Pan et al. (2008)

3289 community residents aged 50-70

Depressive symptoms were not associated with plasma PAI-1 levels.

age, gender, BMI, blood pressure, smoking, alcohol consumption, physical activity, and metabolic factors

Shi et al. (2010)

24 late-onset geriatric MDD and 30 control subjects

Baseline plasma BDNF and tPA levels were significantly lower in MDD patients.

age, gender, and BMI

Smith et al. (2014)

18 male firefighters performed 18 min of simulated firefighting activities

tPA was enhanced immediately post firefighting but returned to baseline values by 2 h post firefighting. PAI-1 was depressed at 2 h post firefighting.

None

Malan et al. (2016)

181 black African urban-dwelling teachers (88 men, 93 women; aged 25-60 years)

In black men only, depressive symptoms were positively associated with plasma PAI-1 levels.

age, BMI, physical activity, blood pressure, and serum lipids

BMI: body mass index

Depression treatment, tPA, and PAI-1

Studies have tested PAI-1 and tPA levels after depression treatment, medication and non-medication, and their results may further support the role of tPA system in MDD. In an animal study, after five weeks of CUMS to induce a depressive state, PAI-1 and proBDNF had increased in the prefrontal cortex and hippocampus [44]. In that study, the authors further investigated the effects of omega-3 polyunsaturated fatty acids (PUFAs) and sertraline (an antidepressant of the selective serotonin reuptake inhibitor) administration on brain tPA and PAI-1 levels in CUMS rats. Both agents were found to reverse the changes in behavioral tests and induce the expression of tPA in certain brain areas, but they failed to restore the CUMS-induced PAI-1 expression [44]. Moreover, sertraline treatment also accelerated the extracellular conversion of proBDNF into mBDNF in CUMS rats [44]. The later finding is in line with the report that, in human SH-SY5Y cells, treatment with different antidepressants significantly increased the production of mBDNF, but it decreased the production of proBDNF [65]. Similarly, another study found that the long-term administration of highly purified eicosapentaenoic acid, a specific omega-3 fatty acid, significantly and dose-dependently increased the plasma level of tPA and decreased PAI-1 level in rats [66]. A clinical trial in male cigarette smokers also demonstrated that omega-3 fatty acid supplementation increased plasma tPA concentrations [67].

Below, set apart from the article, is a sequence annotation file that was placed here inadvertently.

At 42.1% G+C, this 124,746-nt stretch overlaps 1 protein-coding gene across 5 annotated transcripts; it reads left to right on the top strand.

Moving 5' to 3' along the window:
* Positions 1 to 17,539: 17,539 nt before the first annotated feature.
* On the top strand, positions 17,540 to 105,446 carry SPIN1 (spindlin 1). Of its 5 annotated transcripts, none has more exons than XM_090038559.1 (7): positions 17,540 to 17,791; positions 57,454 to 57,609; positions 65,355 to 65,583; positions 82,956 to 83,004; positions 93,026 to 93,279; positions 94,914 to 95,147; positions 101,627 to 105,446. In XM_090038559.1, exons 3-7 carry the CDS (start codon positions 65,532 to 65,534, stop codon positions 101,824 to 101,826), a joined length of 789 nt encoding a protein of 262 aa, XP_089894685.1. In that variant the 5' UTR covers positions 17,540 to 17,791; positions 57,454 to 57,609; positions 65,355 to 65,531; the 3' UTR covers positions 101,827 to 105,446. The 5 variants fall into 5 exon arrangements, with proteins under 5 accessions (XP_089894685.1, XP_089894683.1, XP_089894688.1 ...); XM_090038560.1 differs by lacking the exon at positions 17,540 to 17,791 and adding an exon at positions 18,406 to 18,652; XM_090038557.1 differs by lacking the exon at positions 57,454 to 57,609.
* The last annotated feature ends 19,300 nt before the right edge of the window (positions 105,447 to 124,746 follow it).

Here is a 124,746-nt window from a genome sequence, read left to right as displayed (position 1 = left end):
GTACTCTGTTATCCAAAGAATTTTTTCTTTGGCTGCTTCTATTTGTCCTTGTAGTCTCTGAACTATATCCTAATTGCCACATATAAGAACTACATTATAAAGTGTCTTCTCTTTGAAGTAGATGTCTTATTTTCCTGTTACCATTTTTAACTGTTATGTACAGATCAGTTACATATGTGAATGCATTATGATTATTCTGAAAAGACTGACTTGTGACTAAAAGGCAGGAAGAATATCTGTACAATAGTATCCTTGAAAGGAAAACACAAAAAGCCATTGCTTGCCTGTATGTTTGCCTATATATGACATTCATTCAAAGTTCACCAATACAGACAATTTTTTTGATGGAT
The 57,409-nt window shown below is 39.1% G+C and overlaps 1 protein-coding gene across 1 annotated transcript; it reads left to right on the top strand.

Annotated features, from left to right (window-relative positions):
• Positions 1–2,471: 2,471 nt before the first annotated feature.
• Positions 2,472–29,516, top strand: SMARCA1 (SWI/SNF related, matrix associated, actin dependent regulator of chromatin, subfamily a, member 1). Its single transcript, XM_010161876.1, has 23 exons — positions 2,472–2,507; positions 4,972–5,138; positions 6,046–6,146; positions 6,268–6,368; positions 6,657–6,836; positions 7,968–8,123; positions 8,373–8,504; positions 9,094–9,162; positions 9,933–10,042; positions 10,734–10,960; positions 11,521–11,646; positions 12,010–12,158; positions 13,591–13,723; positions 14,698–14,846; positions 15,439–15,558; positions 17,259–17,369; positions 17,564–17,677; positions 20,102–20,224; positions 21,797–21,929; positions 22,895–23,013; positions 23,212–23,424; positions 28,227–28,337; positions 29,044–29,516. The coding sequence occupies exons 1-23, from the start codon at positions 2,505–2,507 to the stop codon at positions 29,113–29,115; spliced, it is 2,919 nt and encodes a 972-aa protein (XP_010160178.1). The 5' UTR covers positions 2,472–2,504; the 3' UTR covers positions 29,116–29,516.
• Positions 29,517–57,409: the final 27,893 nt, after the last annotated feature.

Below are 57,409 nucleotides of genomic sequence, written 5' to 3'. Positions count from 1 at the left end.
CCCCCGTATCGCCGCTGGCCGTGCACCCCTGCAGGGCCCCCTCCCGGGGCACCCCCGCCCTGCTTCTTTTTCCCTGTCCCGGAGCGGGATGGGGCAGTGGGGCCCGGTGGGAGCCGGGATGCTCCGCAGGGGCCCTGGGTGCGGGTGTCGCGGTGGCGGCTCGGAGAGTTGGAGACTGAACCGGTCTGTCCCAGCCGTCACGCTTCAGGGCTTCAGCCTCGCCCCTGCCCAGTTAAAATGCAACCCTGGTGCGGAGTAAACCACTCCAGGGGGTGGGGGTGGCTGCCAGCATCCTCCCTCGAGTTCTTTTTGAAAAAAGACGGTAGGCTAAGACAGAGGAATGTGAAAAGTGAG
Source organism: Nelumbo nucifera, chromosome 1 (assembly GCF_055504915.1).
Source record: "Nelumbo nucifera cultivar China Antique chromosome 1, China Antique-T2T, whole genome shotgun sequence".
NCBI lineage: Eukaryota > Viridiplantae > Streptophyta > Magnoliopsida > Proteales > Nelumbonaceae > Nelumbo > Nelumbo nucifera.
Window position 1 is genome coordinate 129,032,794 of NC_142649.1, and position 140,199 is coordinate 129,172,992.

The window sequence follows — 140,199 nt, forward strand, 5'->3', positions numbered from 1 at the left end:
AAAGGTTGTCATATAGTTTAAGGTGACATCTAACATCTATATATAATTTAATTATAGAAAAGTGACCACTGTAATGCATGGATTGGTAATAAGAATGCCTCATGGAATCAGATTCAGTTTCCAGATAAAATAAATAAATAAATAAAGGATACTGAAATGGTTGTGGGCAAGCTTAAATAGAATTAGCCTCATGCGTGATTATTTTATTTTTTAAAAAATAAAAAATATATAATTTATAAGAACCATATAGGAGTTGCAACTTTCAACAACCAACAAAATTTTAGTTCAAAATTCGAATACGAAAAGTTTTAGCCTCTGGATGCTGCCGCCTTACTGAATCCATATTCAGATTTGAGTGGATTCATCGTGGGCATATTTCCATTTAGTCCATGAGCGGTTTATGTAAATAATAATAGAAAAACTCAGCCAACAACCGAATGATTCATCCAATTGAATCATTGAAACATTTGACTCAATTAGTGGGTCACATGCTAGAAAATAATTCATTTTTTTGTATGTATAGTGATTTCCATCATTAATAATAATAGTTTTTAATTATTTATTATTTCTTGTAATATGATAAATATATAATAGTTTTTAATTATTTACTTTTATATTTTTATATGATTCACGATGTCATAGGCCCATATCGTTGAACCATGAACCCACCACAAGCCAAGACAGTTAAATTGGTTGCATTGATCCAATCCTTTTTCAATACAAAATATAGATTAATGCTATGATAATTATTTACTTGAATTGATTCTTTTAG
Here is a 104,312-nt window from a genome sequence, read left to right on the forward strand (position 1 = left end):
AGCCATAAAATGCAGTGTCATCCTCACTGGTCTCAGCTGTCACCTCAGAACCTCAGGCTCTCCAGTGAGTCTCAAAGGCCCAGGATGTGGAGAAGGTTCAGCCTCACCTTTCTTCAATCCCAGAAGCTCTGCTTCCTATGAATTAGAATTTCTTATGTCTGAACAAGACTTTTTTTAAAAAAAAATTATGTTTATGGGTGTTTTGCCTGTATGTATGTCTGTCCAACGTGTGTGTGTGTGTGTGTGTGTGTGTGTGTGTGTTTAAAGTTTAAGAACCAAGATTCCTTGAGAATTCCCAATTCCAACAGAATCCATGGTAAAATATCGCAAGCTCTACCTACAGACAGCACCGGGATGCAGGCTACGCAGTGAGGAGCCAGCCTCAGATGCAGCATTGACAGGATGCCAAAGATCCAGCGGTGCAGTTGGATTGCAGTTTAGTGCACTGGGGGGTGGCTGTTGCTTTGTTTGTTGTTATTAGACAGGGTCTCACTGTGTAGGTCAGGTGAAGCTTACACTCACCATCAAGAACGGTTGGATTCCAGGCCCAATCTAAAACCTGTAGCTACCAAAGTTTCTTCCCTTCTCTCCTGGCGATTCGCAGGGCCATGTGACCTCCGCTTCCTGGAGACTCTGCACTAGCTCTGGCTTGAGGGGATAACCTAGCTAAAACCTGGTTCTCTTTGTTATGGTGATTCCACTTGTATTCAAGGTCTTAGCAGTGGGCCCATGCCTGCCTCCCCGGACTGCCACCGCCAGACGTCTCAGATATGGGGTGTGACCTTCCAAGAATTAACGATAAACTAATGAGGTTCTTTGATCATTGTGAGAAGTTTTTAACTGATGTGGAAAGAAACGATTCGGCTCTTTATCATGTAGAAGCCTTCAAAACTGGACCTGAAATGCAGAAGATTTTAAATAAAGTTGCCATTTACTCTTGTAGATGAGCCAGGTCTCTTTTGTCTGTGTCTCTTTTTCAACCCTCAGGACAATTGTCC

Among human patients with anxiety and depression, Geiser et al., found lower PAI-1 in those given serotonergic antidepressants than in those without [68]. They further demonstrated that patients with anxiety and depression had lower PAI-1 after psychotherapy and improvement of psychiatric symptoms [68]. Recently, Jiang et al. examined serum protein concentrations in the tPA-BDNF pathway obtained from 35 drug-free depressed patients before and after antidepressant treatment and 35 healthy controls [69]. They found serum tPA and BDNF were significantly lower in the depressed patients than in controls, whereas proBDNF was higher. After 8 weeks of antidepressant treatment, tPA, BDNF and proBDNF levels were reversed.

Electroconvulsive therapy (ECT) is the most effective treatment for major depression. An animal study by Segawa et al. found that a single administration of electroconvulsive seizures (ECS) rapidly increased hippocampal levels of proBDNF and tPA, whereas rats receiving ten days of repeated ECS, accumulated proBDNF, which resulted in an increase in mBDNF levels [70]. In that study, chronic administration of imipramine (a tricyclic antidepressant) significantly increased mBDNF levels, but not proBDNF and tPA levels, suggesting that the therapeutic mechanism of imipramine differs from that of ECS [70].

Physical exercise has robust antidepressant properties. Mice with access to voluntary physical activity (not locked wheel exposure) for 28 days demonstrated a robust increase in hippocampal mBDNF protein levels and tPA mRNA expression; they also showed antidepressive effects compared with sedentary mice [71].

Future research direction

Plasma tPA and PAI-1 levels as potential MDD peripheral biomarkers